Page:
In her latest blog, Thrive Homes Chief Executive Elspeth Mackenzie argues that honesty and reality are fundamental to fixing our broken housing market.
With the General Election just days away and political campaigning really hotting up, it has been pleasing to see agreement among the main parties that housing is an increasingly important issue.
But they must recognise it is also a complex, difficult issue – rather like that of social care – which raises questions around how we provide hugely expensive, quality social housing to meet demand which is potentially limitless.
I believe this is the ‘elephant in the room’ for our sector – what is the role of the state as a safety net and how far should the state’s control extend? Surely we also need to take into account the question of individual responsibility and the life choices people make.
In turn, this raises the matter of fairness. It is all very well politicians grabbing headlines by talking about the ‘rich’ and ‘poor’ in absolute terms, defined by a certain level of income. But how far that income goes will depend on a range of variables such as the cost of living in your area, how many dependants you are supporting and whether you are the sole breadwinner.
The fact is that, if your housing is subsidised so you pay a cheaper rent than market levels, your income will go a lot further. This means that social housing tenants are, to a degree, protected from the reality of rising housing and living costs, creating an artificial world which may promote unrealistic expectations in terms of the range of services provided for them.
So we have to ask questions about who should be entitled to social housing and for how long? For example, attachment to a particular area has again become an important factor for local authorities when deciding who should be eligible.
Honesty paves the way for reality
We can argue endlessly about what is fair but we must ask ourselves the fundamental question of how we ensure more people have access to a secure home and a settled existence, enabling them to feel they have a stake in society and can achieve what they want to achieve.
Our society needs to have a proper discussion around these issues – an informed debate that enables people to understand the consequences of making one decision or another, so that they do not wake up in a future which they ‘voted’ for but never intended.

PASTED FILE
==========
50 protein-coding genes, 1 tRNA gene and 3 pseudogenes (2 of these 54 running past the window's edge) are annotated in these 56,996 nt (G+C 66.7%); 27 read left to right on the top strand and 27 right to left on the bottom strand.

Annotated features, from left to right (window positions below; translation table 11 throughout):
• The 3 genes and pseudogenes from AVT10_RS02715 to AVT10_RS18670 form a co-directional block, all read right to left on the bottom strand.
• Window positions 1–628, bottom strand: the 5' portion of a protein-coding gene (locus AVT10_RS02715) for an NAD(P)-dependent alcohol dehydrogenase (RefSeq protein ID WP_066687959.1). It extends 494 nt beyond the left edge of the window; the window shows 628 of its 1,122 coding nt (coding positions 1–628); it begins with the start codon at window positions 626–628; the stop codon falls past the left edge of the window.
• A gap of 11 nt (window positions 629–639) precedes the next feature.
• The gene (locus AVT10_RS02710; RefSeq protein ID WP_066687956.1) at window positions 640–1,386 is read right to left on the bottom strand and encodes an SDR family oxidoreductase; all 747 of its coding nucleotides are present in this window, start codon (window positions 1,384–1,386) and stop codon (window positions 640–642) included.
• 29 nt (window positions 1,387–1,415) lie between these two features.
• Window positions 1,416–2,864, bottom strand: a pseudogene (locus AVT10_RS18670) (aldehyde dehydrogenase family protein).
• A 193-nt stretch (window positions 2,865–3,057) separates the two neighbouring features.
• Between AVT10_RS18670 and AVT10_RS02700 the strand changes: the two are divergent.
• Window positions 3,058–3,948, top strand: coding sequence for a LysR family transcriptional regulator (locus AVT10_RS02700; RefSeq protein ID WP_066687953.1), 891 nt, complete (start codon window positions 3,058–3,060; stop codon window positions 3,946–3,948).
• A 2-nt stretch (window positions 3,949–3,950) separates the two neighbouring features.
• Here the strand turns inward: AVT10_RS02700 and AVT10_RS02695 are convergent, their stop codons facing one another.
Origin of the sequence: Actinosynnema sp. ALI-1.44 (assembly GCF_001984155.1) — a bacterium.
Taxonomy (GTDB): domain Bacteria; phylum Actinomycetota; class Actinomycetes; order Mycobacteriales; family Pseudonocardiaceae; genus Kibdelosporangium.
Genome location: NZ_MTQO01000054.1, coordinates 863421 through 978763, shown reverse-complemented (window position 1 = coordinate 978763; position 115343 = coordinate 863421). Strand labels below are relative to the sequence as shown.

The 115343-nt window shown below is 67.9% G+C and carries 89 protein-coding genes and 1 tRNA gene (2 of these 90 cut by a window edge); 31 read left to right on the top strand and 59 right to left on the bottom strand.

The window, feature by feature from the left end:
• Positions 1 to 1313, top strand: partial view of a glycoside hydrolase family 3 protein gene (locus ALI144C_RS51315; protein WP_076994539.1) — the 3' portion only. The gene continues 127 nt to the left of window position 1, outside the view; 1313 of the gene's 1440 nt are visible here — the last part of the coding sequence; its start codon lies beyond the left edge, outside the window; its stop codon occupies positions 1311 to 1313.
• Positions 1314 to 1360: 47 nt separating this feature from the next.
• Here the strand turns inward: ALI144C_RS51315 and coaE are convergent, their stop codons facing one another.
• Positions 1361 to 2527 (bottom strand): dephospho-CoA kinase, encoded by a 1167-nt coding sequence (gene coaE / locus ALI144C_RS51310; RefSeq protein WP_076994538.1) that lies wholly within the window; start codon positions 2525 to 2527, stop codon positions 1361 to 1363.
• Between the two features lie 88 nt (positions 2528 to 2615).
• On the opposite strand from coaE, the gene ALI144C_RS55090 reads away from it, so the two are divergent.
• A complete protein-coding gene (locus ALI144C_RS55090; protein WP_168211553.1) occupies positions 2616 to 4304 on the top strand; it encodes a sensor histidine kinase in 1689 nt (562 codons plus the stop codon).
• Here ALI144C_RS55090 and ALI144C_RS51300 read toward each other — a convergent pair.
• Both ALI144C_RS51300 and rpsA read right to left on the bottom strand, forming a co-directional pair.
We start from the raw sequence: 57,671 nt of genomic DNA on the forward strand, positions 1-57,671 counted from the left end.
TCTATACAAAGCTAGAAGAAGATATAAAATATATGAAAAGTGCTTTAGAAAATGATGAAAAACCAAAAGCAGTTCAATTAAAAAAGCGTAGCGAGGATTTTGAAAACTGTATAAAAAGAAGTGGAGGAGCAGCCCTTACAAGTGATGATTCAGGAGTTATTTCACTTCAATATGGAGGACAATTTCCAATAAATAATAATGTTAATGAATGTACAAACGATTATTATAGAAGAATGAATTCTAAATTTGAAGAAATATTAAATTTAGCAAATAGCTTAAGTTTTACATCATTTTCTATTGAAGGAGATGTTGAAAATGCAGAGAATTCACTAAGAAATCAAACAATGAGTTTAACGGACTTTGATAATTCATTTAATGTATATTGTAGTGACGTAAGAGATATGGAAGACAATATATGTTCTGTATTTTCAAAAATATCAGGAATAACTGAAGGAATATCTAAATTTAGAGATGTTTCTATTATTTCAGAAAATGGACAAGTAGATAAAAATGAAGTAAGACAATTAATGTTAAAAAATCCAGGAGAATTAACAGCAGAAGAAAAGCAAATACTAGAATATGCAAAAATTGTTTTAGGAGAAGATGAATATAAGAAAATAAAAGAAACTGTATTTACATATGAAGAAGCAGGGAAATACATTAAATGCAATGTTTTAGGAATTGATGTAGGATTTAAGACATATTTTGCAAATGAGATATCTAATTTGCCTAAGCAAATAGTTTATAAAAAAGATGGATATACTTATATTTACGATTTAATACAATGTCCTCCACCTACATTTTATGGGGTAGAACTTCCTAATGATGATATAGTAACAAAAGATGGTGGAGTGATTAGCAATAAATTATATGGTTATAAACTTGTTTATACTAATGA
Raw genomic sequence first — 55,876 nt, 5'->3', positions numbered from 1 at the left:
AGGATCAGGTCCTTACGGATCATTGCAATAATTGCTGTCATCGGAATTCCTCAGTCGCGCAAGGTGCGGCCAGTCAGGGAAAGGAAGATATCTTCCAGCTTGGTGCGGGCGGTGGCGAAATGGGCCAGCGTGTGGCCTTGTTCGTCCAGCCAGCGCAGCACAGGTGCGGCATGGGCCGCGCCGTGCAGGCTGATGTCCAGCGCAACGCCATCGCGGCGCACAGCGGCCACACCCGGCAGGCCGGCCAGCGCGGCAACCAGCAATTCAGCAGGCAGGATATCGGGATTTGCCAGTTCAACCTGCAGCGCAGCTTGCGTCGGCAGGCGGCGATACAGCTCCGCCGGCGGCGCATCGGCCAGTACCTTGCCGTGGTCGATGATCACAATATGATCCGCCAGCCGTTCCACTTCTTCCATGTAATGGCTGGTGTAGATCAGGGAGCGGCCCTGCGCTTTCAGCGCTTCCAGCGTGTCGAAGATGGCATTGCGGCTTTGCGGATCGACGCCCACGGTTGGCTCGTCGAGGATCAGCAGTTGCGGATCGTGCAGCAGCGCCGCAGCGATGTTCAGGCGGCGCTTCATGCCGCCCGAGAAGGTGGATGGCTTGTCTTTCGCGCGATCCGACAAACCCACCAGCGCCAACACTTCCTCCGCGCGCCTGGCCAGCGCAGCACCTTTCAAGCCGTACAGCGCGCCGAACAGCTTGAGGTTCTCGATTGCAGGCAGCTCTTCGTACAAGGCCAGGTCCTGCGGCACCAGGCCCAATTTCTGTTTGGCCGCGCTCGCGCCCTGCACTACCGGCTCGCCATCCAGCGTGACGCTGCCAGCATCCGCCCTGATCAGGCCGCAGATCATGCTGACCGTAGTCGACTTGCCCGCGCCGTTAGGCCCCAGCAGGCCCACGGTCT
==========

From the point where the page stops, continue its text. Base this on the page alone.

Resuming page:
Whilst democracy provides the platform for that debate, honesty from our politicians is essential to ensure the debate is informed by reality. For instance, politicians should de-couple links which generate public concern such as claims that welfare benefit costs are driven by social housing via rent setting, which is just not true.
Within this new environment of honesty and reality, housing associations should be allowed the freedom and flexibility to enable them to help government more effectively tackle the housing crisis. This could be achieved by letting us link rents to the quality of the property and what it costs to run.
Many housing associations are charities, therefore we are very conscious of the need for affordability for our customers – so we must also have the freedom to provide a wider range of properties at different pricings and to explore with government and the wider financial markets how housing wealth can be more widely accessed.
In addition, politicians need to be honest about what they expect in return for grant funding towards social housing. Of course housing associations should make the best use of their assets but simplistic solutions and conditions – such as building new homes and then having to sell them 15 years later – may not be the best approach.
Instead, such funding could be similar to an interest-free start-up loan which provides the capital to support development and then, after a set period of time, the recipient must demonstrate how they have generated further assets or return the money to government. However what works in one area and within one business model may not work in another, so flexibility remains key to the relationship between social housing and government.
Clearly, lack of supply is just one of the symptoms of our housing problems and not the full story. But bringing some of these realities into clear focus would enable more fundamental issues to be tackled that would make a significant difference to our broken housing market.